After then-actor Ronald Reagan was fired by GE as host of CBS’ “General Electric Theater” in 1962 at the behest of the Kennedy administration, the president-to-be famously switched parties, becoming a Republican.
“I didn’t leave the Democratic Party. The party left me,” said Reagan, who had been critical of the administration in some speeches around the country. Attorney General Robert F. Kennedy had made Reagan’s ouster the price GE had to “pay to play” on government contracts, according to son Michael Reagan in a 2011 essay for Investor’s Business Daily.
Fast-forward nearly 60 years to last week, when John Lee, the mayor of North Las Vegas, Nevada, echoed Reagan in announcing his exit from the Democratic Party.
A separate city from its bigger neighbor to its south, North Las Vegas is the fourth-largest city in Nevada. It’s not every day that the mayor of a city of more than 241,000 people switches parties.
Mr. Lee follows in the footsteps of West Virginia Gov. Jim Justice, who joined the GOP in August 2017, and Congressman Jeff Van Drew of New Jersey, who did so in December 2019.
In what should be the political equivalent of the canary in the coal mine for Democrats, Mr. Lee blamed the party’s leftward lurch for his departure. But the Nevada mayor had far more reason ideologically than Reagan ever had to jump ship on the Democratic Party, which today is light years to the left of where it was in 1962.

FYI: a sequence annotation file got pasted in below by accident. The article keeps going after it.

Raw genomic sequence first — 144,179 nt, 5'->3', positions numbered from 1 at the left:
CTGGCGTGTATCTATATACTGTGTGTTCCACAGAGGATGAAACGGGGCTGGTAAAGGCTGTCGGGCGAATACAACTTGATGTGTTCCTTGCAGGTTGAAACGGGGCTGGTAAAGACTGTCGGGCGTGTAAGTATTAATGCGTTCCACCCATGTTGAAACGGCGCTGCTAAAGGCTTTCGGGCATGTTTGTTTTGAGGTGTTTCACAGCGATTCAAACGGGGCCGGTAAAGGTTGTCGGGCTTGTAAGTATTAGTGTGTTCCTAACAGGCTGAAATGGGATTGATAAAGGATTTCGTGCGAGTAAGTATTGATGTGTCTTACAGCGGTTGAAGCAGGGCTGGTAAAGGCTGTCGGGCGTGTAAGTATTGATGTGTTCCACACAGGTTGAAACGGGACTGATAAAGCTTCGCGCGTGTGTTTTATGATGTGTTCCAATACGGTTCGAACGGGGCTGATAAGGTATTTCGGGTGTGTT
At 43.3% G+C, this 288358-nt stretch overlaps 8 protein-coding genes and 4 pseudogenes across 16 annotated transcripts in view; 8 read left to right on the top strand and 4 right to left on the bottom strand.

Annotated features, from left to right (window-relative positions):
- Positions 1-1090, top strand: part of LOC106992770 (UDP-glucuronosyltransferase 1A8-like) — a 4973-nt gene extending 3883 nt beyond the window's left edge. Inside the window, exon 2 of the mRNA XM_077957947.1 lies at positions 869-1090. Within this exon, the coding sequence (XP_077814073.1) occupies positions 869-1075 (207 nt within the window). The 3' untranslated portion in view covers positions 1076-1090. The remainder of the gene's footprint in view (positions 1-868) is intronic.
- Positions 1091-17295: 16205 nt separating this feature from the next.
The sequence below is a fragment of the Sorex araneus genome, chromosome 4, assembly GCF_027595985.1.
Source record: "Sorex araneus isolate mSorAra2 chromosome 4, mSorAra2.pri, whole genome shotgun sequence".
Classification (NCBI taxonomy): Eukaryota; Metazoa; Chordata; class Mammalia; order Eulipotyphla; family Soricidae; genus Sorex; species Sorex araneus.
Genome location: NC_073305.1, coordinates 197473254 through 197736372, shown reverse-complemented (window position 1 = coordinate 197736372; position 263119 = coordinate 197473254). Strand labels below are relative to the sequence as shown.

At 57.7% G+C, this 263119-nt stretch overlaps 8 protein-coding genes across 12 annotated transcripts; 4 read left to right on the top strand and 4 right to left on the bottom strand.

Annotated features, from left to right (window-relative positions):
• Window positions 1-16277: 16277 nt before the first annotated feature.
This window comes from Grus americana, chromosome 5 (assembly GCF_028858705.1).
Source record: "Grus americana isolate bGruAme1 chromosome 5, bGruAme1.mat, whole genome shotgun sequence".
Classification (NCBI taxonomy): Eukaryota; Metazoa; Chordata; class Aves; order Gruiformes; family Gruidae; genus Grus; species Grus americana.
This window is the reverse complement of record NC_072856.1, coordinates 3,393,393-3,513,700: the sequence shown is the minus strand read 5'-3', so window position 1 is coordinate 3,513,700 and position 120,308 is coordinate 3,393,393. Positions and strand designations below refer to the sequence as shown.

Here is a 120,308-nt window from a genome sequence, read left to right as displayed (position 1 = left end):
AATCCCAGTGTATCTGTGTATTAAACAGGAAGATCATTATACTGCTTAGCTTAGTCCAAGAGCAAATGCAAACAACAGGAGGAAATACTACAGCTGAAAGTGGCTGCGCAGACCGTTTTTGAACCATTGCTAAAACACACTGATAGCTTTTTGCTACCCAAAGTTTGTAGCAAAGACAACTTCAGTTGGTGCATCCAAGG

The last straw, he said, was the state party’s takeover by what he called avowed socialists. Nevada Democrats “had an election for leadership, and four of the five people were card-carrying members of the Socialist Party,” Mr. Lee said in an April 6 Fox News Channel interview.
“It’s not the party I grew up with 25 years ago in this environment, and it’s not the party I can stand with anymore,” Mr. Lee said.
He invoked Reagan and former President Trump, who was a registered Democrat from 2001 to 2009. “I’ve seen firsthand how the Democrat Party has changed — radically, and not for the better,” he wrote.
“They’ve embraced a socialist, extremist agenda that is not the party of JFK,” wrote Mr. Lee, 65, mayor since July 2013. “Their ideas hurt working-class families, restrict freedom, and extinguish opportunity for millions of Americans — particularly working-class minorities who deserve the chance to give their families a better life.”
By contrast, he said, the Republican Party under Mr. Trump had become “a working-class party of opportunity, freedom, and hope.”
Mr. Lee, up for reelection next year, urged other disenchanted Democrats to follow his lead to more a hospitable ideological home in the GOP.
Sen. Joe Manchin, West Virginia Democrat, for one, would do well to heed that invitation.
Copyright © 2021 The Washington Times, LLC. Click here for reprint permission.